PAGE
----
By David Crowley
Milwaukee County Executive
They say if you want to go fast, go alone, but if you want to go far, go together. My vision is for Milwaukee County to go far on its journey to achieve race and health equity, but that vision can’t be realized without dedicated partners by our side. In our first three years in office, our administration has forged relationships across the ideological spectrum to ensure we can go far together.
Milwaukee County’s partnerships are what make us strong in the face of the challenges ahead of us, like the scourge of the opioid epidemic and the behavioral health issues present in our neighborhoods. Thanks to the help of our many partners in the health care industry, we are taking proactive and necessary steps to combat the ongoing opioid and mental health crises affecting county residents.
Late last year, the Mental Health Emergency Center (MEHC) opened which brings a community-based model of care to bring services to the doorstop of the community. More than 70 percent of residents served by the psychiatric crisis services live in close proximity to the new facility.
In addition, the Medication Assisted Treatment Program at the Community Reintegration Center continues to address drug dependence for individuals in our care and reduce recidivism by giving residents the tools they need to not re-offend.
And, this month Milwaukee County is installing opioid harm reduction vending machines at the Marcia P. Coggs center containing Narcan, medication bags, and fentanyl test strips to reduce accidental overdoses. It is the first of multiple vending machines that will be installed in neighborhoods across the county with the highest incidents of fatal overdoses.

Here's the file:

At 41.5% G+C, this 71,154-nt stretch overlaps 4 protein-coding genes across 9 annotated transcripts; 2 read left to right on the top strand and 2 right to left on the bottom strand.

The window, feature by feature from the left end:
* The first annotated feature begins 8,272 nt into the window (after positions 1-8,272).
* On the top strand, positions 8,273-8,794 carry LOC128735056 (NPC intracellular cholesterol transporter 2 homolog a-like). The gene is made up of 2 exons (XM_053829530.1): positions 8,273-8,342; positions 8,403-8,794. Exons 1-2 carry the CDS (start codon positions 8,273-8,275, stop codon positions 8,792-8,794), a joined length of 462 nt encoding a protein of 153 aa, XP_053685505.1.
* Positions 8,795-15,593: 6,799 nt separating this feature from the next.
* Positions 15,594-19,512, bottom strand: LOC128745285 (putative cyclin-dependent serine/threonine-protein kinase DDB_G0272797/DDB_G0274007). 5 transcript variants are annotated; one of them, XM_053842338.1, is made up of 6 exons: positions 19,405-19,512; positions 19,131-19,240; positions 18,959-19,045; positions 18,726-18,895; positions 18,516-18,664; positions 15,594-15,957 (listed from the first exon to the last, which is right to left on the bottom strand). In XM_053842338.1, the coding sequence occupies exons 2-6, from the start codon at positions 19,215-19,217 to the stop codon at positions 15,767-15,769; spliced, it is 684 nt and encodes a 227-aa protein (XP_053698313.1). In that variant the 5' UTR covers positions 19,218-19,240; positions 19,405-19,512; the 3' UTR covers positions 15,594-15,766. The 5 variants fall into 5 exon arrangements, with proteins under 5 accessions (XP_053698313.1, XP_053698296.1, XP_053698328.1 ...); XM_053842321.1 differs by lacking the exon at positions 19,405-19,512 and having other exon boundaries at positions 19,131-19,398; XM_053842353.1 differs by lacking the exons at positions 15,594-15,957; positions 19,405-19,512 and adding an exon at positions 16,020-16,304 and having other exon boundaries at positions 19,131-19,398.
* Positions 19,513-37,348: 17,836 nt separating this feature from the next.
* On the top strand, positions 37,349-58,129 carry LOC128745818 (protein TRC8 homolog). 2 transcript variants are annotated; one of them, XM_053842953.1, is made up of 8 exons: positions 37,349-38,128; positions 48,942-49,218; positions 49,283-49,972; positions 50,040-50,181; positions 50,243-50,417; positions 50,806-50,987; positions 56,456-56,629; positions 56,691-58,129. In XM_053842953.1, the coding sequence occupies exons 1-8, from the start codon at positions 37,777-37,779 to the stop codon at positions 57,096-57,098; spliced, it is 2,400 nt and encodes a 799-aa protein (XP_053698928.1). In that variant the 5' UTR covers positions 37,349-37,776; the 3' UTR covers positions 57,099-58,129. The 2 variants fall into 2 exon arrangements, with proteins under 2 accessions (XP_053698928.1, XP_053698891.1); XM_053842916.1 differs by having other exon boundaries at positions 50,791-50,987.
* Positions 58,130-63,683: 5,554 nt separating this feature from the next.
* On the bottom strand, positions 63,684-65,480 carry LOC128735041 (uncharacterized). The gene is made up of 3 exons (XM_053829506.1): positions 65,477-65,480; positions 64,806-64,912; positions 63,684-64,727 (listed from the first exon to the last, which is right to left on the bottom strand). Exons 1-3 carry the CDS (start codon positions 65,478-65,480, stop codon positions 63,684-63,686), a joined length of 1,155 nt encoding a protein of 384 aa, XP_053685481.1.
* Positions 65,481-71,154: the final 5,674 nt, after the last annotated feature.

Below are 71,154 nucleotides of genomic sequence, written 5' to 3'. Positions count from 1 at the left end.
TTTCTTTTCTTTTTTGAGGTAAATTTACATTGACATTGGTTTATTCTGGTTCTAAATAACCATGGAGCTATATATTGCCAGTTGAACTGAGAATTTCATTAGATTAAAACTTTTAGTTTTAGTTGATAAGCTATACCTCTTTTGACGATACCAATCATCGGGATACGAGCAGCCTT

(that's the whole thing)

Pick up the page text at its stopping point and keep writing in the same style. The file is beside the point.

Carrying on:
In 2023, affordable housing across all zip codes remains a top priority for my administration. When residents don’t have access to safe, stable, affordable housing it increases the likelihood of both mental and physical health problems. This year, we’ve taken action to help create first-time local homeowners by allocating $2.5 million in federal funding to ACTs Housing home acquisition fund.
By investing in affordable housing, we can increase health outcomes and create a safer healthier Milwaukee County. This year, we have executed contracts with five local developers to build affordable housing in Wauwatosa, West Allis, South Milwaukee, Brown Deer, and Milwaukee’s King Park neighborhood. These steps are pieces of the puzzle that help to create a more equitable real estate market across the county.
As a County, we are also investing in building upon transportation infrastructure to expand mobility and accessibility. Later this year, the East-West Bus Transit System will launch and provide faster commutes for residents and a more connected County. In addition, we are working to combat reckless driving thanks to federal dollars received through the Transportation Alternatives Program. The funds will help pay for the creation of countywide plan to make our roadways safe for everyone.
When people have equitable access to resources, and opportunities they thrive and lead long, healthy lives. I was sworn into office nearly three years ago and articulated a vision to make Milwaukee County the healthiest county in Wisconsin by achieving racial equity. With our current partners, allies, and others who share our vision of race and health equity we have made progress, but the work is not over yet. I urge you, no matter your ideology or industry, to join us in our vision of health and race equity. My door is always open, and there is always a seat at the table for you to help us move Milwaukee County forward.